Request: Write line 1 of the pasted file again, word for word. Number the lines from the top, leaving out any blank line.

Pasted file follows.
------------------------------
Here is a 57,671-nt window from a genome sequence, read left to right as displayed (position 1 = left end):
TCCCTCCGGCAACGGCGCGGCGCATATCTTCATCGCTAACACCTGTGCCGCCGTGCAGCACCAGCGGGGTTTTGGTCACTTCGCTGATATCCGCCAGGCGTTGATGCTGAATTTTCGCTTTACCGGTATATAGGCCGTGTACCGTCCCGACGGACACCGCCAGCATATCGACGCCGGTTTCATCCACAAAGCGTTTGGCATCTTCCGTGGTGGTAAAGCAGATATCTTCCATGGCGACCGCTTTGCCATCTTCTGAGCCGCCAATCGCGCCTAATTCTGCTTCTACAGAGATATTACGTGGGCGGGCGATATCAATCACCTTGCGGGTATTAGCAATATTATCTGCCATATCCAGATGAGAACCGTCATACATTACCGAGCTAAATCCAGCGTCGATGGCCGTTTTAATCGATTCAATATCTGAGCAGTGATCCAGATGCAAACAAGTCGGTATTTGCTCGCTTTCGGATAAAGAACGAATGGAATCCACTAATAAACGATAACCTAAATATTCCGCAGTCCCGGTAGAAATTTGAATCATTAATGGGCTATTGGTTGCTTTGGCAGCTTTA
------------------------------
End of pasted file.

Here is a 57,671-nt window from a genome sequence, read left to right as displayed (position 1 = left end):